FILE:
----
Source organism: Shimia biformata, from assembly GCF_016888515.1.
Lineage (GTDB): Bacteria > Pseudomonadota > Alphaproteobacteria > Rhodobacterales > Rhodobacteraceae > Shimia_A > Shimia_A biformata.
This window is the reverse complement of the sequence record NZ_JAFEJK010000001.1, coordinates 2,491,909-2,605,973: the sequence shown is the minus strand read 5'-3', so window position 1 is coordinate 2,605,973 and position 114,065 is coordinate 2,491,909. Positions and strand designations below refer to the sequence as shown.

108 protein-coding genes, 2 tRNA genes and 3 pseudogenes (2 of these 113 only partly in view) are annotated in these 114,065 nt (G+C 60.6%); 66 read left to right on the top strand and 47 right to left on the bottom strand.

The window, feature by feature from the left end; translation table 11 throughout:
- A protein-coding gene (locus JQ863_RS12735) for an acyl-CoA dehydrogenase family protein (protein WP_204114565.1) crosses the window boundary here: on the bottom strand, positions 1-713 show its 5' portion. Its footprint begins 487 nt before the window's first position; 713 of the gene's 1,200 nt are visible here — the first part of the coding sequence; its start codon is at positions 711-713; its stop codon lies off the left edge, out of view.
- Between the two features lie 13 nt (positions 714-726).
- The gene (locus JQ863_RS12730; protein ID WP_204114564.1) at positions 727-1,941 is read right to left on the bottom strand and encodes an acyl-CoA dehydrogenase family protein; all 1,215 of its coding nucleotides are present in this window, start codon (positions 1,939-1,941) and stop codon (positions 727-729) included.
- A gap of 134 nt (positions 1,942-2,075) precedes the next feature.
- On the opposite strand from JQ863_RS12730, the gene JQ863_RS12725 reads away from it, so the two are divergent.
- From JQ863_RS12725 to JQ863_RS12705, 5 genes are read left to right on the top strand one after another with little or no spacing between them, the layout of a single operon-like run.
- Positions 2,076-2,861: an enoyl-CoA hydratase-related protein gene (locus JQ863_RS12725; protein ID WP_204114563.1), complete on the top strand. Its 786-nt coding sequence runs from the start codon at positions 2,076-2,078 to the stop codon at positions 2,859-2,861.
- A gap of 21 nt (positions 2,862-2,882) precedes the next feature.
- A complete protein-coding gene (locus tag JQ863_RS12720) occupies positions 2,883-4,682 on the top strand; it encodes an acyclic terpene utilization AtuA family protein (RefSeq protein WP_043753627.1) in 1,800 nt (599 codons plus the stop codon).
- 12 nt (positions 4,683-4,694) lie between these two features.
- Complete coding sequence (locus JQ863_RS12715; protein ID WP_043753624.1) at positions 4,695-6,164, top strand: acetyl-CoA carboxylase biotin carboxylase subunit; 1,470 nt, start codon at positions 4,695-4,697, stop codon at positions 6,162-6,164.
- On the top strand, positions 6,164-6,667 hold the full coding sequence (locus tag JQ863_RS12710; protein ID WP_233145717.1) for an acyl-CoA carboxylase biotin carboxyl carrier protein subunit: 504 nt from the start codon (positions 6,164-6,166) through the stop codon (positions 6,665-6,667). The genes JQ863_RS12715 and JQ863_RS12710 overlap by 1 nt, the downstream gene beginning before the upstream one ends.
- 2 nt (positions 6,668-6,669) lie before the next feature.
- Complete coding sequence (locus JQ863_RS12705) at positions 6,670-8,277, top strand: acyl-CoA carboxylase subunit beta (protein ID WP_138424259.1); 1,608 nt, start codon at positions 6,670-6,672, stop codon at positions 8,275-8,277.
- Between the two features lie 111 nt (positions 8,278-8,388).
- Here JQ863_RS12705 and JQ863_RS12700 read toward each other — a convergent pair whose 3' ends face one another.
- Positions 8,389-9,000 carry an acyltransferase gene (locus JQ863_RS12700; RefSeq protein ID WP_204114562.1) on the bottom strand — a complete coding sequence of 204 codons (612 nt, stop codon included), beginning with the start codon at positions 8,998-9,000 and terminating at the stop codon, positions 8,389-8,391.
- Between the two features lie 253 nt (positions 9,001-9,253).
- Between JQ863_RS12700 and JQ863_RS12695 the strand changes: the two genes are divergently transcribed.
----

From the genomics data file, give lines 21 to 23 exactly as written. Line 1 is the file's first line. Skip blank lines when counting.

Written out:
- Here JQ863_RS12705 and JQ863_RS12700 read toward each other — a convergent pair whose 3' ends face one another.
- Positions 8,389-9,000 carry an acyltransferase gene (locus JQ863_RS12700; RefSeq protein ID WP_204114562.1) on the bottom strand — a complete coding sequence of 204 codons (612 nt, stop codon included), beginning with the start codon at positions 8,998-9,000 and terminating at the stop codon, positions 8,389-8,391.
- Between the two features lie 253 nt (positions 9,001-9,253).